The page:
Applied Spatial Analysis and Policy

, Volume 9, Issue 4, pp 529–548

Vulnerability and Exposure to Crime: Applying Risk Terrain Modeling to the Study of Assault in Chicago

  • Leslie W. Kennedy
  • Joel M. Caplan
  • Eric L. Piza
  • Henri Buccine-Schraeder
Article

DOI: 10.1007/s12061-015-9165-z

Cite this article as:
Kennedy, L.W., Caplan, J.M., Piza, E.L. et al. Appl. Spatial Analysis (2016) 9: 529. doi:10.1007/s12061-015-9165-z

Abstract

Prior research has applied risk assessment and spatial analysis techniques to the study of violence. This paper builds on those results, tying the practical outcomes of spatial risk analysis methods to broader spatial issues on the articulation of risky places for aggravated assault. We begin by conceptualizing key relationships, addressing the effects of environmental factors on creating distinct, identifiable areas that are conducive to crime. Propositions of the theory of risky places are posed and then empirically tested using a GIS based program, RTMDx, on aggravated assault data in an urban area. Given the current thinking about crime vulnerability based on concentration and spatial influence of features and events, this paper offers an analytical strategy to model risky places that combines the conceptual insights of crime emergence and persistence, advances in geo-spatial analytical techniques, and micro-level data.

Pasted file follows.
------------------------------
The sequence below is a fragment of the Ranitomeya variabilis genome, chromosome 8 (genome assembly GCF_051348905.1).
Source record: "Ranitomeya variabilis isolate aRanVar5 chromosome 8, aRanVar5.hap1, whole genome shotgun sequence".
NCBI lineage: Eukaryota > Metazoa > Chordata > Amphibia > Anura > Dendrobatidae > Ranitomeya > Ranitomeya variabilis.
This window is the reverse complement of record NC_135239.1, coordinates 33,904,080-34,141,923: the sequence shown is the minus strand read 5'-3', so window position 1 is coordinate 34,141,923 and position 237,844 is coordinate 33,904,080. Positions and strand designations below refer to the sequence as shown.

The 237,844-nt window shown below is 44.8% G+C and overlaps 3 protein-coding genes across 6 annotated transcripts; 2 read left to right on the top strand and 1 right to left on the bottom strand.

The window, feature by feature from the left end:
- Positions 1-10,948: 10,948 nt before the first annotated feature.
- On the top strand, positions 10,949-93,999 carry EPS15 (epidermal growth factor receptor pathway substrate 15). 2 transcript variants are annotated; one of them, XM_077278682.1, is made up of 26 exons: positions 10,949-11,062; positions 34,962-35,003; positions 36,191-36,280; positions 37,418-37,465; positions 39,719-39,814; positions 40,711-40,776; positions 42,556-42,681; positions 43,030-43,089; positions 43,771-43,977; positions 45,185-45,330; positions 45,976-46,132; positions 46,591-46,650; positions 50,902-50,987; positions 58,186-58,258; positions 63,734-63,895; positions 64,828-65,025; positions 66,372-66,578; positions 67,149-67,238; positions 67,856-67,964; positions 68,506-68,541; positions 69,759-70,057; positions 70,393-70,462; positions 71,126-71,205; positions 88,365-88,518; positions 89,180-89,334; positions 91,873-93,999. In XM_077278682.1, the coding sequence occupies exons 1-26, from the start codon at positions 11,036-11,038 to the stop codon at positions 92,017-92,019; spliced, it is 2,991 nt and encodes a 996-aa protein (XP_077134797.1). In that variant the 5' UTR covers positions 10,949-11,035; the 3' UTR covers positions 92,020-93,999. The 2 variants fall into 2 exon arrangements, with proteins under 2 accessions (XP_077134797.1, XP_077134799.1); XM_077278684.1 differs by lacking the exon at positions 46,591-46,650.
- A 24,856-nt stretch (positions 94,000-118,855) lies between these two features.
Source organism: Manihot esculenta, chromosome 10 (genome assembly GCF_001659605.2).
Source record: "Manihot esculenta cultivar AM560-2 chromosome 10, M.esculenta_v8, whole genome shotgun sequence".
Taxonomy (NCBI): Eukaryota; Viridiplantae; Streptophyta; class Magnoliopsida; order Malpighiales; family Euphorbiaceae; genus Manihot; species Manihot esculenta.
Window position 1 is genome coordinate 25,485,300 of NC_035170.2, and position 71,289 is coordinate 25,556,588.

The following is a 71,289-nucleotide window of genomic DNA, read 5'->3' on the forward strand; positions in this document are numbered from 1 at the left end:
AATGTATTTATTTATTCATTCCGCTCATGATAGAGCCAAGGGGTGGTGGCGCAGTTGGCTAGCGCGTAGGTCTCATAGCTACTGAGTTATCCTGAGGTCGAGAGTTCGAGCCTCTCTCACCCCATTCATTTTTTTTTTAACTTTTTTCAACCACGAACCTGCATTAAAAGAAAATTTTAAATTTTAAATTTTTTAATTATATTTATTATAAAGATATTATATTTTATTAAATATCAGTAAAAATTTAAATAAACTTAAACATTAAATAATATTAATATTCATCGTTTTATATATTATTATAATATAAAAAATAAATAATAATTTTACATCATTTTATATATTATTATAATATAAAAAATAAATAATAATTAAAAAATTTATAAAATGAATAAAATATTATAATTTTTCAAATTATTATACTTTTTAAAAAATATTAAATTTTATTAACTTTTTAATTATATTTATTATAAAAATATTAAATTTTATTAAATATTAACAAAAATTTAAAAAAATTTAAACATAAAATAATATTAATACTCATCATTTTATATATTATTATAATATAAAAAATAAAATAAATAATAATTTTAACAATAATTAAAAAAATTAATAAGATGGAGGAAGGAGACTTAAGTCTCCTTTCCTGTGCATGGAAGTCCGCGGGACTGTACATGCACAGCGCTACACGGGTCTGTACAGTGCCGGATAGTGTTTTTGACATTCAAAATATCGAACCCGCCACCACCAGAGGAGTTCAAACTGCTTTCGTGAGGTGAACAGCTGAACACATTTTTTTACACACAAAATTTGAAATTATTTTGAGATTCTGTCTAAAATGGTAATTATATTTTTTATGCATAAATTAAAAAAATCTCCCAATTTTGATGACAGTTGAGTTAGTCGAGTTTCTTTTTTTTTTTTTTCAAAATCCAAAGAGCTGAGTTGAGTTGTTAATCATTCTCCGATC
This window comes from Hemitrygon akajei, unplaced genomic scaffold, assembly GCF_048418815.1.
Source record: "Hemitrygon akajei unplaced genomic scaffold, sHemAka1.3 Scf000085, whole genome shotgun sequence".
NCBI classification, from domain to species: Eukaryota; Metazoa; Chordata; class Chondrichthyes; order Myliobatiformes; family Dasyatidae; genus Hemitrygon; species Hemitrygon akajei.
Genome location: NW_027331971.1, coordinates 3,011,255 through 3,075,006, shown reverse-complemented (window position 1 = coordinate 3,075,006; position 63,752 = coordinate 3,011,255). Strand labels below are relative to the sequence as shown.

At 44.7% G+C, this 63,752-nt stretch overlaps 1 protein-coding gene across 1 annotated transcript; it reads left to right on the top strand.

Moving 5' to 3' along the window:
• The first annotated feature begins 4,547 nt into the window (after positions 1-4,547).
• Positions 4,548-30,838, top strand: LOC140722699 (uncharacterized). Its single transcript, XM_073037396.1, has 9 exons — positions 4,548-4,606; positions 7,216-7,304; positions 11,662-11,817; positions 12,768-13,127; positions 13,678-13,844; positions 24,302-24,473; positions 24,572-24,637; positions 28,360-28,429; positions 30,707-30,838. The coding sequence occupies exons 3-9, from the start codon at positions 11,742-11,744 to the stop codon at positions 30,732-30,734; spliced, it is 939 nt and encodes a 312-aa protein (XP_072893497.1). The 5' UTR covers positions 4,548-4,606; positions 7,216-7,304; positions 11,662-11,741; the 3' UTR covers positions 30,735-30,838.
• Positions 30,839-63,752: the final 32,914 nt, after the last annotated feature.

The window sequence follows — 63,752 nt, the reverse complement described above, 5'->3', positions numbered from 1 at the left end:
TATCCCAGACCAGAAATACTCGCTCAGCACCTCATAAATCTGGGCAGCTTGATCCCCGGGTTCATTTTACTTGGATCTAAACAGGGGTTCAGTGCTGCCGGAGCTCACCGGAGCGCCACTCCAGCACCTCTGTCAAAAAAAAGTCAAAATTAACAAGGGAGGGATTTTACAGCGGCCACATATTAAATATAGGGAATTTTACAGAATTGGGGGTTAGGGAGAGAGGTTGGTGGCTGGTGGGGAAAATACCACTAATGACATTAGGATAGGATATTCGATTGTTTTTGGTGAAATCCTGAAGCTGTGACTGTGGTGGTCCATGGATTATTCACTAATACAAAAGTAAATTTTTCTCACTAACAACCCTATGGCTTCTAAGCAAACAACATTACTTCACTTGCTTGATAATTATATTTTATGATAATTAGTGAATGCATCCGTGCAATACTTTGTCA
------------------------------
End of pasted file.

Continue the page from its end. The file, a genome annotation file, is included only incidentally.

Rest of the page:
Keywords

Risk terrain modeling Spatial influence Vulnerability Exposure and aggravated assault Theory of risky places 

Copyright information

© Springer Science+Business Media Dordrecht 2015

Authors and Affiliations

  • Leslie W. Kennedy
    • 1
  • Joel M. Caplan
    • 1
  • Eric L. Piza
    • 2
  • Henri Buccine-Schraeder
    • 1
  1. 1.Rutgers Center on Public SecurityRutgers University School of Criminal JusticeNewarkUSA
  2. 2.Department of Law and Police ScienceJohn Jay College of Criminal JusticeNew YorkUSA